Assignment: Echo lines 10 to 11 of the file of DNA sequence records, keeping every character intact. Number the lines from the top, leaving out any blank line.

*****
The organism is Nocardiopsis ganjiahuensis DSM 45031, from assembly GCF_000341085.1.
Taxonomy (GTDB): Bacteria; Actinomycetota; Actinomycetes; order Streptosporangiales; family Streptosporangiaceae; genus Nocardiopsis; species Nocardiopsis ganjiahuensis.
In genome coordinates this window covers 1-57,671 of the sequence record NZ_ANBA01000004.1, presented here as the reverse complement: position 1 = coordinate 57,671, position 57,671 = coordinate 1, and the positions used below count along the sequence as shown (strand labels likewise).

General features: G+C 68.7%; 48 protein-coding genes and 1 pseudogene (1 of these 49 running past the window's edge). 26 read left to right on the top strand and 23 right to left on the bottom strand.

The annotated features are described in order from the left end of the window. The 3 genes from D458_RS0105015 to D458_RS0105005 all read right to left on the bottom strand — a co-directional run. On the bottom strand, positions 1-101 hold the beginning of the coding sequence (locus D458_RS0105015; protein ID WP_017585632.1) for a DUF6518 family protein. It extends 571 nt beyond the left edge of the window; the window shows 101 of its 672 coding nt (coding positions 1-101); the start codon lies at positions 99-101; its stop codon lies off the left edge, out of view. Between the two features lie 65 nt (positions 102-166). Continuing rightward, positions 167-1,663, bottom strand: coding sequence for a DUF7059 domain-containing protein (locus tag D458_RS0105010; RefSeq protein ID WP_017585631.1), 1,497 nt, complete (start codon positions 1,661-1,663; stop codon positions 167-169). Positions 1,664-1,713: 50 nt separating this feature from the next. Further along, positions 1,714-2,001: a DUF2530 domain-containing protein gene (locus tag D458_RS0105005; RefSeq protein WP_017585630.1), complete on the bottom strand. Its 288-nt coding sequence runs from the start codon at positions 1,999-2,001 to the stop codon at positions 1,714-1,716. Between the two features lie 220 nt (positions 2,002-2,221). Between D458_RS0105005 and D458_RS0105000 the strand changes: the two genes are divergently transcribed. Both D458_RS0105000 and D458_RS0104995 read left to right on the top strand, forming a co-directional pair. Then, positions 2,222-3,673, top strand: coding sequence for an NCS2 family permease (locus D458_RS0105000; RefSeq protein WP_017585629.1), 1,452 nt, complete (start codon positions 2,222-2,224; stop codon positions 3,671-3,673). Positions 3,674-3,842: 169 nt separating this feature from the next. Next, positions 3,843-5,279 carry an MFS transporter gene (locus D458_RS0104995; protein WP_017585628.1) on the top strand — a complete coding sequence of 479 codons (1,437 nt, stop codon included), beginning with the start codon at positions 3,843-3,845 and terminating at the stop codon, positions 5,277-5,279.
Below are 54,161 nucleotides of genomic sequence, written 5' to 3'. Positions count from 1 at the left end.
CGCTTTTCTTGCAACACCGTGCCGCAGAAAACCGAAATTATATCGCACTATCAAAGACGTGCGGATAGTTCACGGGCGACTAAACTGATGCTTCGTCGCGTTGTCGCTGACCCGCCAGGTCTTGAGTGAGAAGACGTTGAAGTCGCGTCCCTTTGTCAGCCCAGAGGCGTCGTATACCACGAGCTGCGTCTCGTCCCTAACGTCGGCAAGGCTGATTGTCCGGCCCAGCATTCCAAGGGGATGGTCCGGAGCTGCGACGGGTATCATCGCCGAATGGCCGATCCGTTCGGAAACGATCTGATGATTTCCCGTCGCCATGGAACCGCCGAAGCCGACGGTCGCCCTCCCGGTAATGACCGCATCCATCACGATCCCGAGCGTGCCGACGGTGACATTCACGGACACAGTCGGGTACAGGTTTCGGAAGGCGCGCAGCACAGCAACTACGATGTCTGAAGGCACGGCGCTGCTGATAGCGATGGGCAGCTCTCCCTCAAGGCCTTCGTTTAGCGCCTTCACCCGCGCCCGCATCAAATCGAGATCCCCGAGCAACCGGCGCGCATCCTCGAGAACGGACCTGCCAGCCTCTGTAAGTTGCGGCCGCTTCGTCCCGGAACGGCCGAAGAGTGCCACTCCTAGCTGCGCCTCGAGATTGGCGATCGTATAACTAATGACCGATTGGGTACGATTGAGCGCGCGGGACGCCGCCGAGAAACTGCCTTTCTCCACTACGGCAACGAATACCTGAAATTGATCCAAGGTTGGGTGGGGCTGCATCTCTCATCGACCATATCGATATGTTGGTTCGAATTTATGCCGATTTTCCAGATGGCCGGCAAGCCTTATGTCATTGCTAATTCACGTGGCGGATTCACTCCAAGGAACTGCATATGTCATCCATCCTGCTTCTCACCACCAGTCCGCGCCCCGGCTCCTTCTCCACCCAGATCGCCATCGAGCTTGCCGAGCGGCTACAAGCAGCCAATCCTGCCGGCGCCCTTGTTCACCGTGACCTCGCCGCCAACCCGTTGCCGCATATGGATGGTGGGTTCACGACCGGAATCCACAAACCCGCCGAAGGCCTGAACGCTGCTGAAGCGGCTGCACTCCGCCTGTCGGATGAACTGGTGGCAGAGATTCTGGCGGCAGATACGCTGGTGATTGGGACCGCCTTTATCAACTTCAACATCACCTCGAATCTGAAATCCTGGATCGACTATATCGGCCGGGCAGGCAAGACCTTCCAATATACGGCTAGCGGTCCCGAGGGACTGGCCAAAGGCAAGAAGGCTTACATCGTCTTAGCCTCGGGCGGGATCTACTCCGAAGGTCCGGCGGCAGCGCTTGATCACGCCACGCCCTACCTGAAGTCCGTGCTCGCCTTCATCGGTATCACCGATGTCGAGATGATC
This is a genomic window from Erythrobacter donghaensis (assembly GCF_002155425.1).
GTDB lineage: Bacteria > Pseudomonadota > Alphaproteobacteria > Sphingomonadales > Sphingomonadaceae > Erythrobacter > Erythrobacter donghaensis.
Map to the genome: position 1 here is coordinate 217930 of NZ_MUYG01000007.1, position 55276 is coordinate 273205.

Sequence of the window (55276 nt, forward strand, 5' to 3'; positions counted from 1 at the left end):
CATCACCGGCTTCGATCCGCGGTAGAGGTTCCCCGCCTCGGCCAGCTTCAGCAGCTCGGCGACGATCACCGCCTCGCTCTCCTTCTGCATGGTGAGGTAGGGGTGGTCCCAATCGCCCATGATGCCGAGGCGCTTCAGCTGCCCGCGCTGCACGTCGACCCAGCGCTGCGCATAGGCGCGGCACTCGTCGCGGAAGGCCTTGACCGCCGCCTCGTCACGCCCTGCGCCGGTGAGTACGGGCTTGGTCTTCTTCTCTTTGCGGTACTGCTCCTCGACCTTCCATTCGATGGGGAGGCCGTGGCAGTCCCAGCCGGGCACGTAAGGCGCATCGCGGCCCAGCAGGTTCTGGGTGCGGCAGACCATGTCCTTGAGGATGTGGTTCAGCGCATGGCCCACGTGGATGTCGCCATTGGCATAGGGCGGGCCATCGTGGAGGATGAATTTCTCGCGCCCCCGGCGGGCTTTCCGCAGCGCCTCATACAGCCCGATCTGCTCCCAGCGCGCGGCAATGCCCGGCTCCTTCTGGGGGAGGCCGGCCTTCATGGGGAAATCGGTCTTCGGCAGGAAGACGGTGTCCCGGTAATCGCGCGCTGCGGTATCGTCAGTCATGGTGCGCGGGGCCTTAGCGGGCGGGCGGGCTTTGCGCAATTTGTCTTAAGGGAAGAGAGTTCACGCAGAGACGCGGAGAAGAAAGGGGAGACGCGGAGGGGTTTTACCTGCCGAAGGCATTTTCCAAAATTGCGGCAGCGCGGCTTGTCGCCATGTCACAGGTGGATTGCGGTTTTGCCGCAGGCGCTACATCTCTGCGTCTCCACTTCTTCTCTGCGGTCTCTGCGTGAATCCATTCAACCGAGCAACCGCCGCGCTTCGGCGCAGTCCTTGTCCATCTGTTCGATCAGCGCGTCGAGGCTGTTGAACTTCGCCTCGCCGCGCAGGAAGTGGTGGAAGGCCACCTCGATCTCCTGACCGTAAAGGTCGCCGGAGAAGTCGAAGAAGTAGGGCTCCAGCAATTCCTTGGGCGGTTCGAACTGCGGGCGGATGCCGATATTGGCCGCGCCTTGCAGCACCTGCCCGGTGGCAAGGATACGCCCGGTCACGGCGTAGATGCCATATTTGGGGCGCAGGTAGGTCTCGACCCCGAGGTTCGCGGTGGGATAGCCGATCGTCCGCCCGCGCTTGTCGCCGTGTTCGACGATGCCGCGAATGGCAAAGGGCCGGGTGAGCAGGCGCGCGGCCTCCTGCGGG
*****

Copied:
Map to the genome: position 1 here is coordinate 217930 of NZ_MUYG01000007.1, position 55276 is coordinate 273205.

Sequence of the window (55276 nt, forward strand, 5' to 3'; positions counted from 1 at the left end):